Last week thousands of coral reef scientists descended on Honolulu for the International Coral Reef Symposium (ICRS), which happens only once every four years. The conference is an opportunity for students, researchers, and managers from around the world to gather in one place and talk about discoveries, problems, and solutions related to coral reef communities. Jam packed with festivities, talks, town halls, banquets, and poster sessions, the conference was a smashing success, and many thanks are owed to the coordinator of this years conference, UH’s own Dr. Bob Richmond. We even made it into the Huffington Post with an article bearing the unfortunate but accurate title “Corals are the sad story that can change the world.”
Many readers may be familiar with the horrific coral bleaching on the Great Barrier Reef, where 93% of the reef suffered, or right here in Hawaiʻi, where even our most protected reefs in the Papahānaumokuākea Marine National Monument were vulnerable. You may not be familiar, however, with the fact that less well known but equally beautiful places, like Chagos Marine Reserve or the Seychelles, are also suffering due to major bleaching events. Tales of devastation were unavoidably peppered throughout the conference, but there were also many talks about recovery, resilience, and just downright exciting science!
Yours truly was at the conference to present a poster on an analysis of specialization in herbivorous reef fishes throughout the Pacific that was conducted using data from NOAA’s Coral Reef Ecosystem Division (thank you!) as well as an extensive literature review. If you’ve never presented a poster before, it’s a great way to get feedback from colleagues and experts without the stage fright associated with giving a presentation to a crowded room full of people!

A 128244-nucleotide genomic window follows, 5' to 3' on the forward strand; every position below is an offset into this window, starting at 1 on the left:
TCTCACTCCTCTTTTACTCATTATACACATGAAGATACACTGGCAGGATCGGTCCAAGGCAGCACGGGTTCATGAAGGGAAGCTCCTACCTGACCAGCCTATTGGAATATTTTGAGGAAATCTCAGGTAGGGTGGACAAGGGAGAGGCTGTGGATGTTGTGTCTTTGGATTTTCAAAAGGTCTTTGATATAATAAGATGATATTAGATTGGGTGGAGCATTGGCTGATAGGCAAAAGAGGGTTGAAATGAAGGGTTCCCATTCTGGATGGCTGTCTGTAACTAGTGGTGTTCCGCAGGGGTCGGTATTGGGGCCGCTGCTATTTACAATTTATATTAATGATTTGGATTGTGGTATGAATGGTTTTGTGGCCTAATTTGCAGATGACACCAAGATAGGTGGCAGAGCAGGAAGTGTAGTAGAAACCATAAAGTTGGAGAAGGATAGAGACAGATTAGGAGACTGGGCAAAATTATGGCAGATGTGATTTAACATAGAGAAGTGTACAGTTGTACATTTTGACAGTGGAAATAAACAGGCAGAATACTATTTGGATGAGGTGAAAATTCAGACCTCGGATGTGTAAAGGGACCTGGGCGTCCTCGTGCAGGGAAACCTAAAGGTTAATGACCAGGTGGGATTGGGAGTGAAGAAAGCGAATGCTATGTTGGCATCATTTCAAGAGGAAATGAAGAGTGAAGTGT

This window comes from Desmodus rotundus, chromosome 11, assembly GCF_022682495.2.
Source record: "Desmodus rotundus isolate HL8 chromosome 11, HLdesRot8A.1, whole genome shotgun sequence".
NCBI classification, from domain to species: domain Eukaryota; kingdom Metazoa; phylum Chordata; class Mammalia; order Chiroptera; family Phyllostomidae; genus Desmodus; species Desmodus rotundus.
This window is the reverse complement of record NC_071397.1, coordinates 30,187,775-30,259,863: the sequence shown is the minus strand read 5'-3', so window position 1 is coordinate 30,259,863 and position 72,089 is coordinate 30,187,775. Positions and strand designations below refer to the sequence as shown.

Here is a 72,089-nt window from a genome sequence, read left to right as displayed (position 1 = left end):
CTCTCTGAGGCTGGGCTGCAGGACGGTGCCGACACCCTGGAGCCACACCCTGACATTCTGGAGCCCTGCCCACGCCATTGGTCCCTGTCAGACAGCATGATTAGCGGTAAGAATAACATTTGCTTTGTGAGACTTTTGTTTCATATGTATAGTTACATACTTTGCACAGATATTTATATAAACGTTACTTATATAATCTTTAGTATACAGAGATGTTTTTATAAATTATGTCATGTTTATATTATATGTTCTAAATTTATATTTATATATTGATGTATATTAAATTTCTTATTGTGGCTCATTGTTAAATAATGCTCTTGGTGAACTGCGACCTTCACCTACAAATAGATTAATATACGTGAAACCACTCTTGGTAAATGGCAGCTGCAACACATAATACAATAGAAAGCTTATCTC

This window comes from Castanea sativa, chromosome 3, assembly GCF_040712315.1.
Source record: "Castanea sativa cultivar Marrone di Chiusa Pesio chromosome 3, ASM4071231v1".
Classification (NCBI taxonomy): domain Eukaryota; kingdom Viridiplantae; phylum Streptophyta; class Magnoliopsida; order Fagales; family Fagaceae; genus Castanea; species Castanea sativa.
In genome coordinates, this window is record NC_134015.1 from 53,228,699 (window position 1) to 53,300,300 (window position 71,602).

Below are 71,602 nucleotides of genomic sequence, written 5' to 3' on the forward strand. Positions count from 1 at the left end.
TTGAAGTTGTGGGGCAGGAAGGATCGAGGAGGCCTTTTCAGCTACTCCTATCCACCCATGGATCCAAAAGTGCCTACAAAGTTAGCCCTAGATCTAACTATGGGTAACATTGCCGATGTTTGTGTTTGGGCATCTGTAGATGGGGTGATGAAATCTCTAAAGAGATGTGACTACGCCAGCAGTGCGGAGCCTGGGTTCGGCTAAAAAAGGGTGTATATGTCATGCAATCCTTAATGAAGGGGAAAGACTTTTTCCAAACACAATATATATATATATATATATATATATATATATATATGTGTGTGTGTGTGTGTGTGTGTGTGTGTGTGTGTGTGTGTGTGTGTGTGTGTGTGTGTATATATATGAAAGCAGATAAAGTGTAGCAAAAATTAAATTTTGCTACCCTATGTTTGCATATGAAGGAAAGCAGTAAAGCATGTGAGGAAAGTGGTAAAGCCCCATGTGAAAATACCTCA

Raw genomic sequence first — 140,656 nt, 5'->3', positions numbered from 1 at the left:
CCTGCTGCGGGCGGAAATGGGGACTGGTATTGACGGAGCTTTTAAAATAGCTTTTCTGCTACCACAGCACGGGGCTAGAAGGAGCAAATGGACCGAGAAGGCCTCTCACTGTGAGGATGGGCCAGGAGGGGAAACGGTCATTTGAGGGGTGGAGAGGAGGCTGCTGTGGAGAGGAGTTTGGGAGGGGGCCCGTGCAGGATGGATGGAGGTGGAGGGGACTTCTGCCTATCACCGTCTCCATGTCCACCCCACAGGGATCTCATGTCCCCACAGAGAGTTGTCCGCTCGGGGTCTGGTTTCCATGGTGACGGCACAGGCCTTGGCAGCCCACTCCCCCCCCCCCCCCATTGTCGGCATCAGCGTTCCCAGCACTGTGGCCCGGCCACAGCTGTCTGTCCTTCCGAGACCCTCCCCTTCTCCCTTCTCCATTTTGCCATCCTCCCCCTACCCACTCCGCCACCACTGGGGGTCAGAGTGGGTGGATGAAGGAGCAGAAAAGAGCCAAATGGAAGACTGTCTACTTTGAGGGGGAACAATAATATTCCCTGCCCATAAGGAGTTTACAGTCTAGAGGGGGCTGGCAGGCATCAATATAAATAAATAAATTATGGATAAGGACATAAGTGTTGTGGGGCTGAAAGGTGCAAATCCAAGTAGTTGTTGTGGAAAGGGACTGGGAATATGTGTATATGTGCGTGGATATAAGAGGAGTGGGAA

Some folks in the Donahue Lab handled the stage like champs though, despite the crowds! Katie Lubarsky shared the work that she’s done for her Masters thesis in Maunalua Bay on the effects of groundwater on coral growth, and she’ll be presenting the full finished product at her defense in just two weeks!
Dr. Megan Ross, friend of the Donahue Lab, presented some of the work that she did for her PhD and did a great job of explaining geographically weighted regressions and their use in visualizing spatially variable relationships. Her work was done in the Kahekili Herbivore Fisheries Management Area on Maui, a site that has been the focus of many projects in the past years. Dr. Ivor Williams of CRED and Dr. Emily Kelly of Scripps Institute of Oceanography also gave great talks about the area’s road to recovery after seven years of herbivore protection.
Molly Timmers, another friend of the Donahue Lab, gave a great presentation about the data that has been collected from the Autonomous Reef Monitoring Structures (ARMS) deployed throughout the Pacific. She even got a shout out from Dr. Nancy Knowlton during her plenary talk about the work being done through this and other projects! In addition, we heard great talks by Drs. Jack Kittinger, Terry Hughes, Howard Choat, David Bellwood, Tim McClanahan, Peter Mumby, and so many more!
While there were many stories of hope and encouragement shared at ICRS, such as Dr. Ruth Gates’ lab’s work on “super corals”, there was an undeniably somber tone regarding the plight of coral reefs worldwide. ʻAulani Wilhelm, who now works for Conservation International, gave an inspiring plenary talk about the powerful collaborations and partnerships that led to the creation, preservation, study, and potentially even expansion of the Papahānaumokuākea Marine National Monument. The slide below from her presentation echoes what was for me one of the most powerful take home messages from ICRS. The research going on in this field right now is incredible and exciting, but it’s naive to think that more data alone will address the mounting stressors that reefs are facing around the world. Rather, the way forward is going to necessitate an interdisciplinary response that includes scientists, community members, and very importantly, policy makers working together. This will in turn require a commitment to conservation above personal gains, collaboration in place of competition, and as ʻAulani put it, shared credit – always!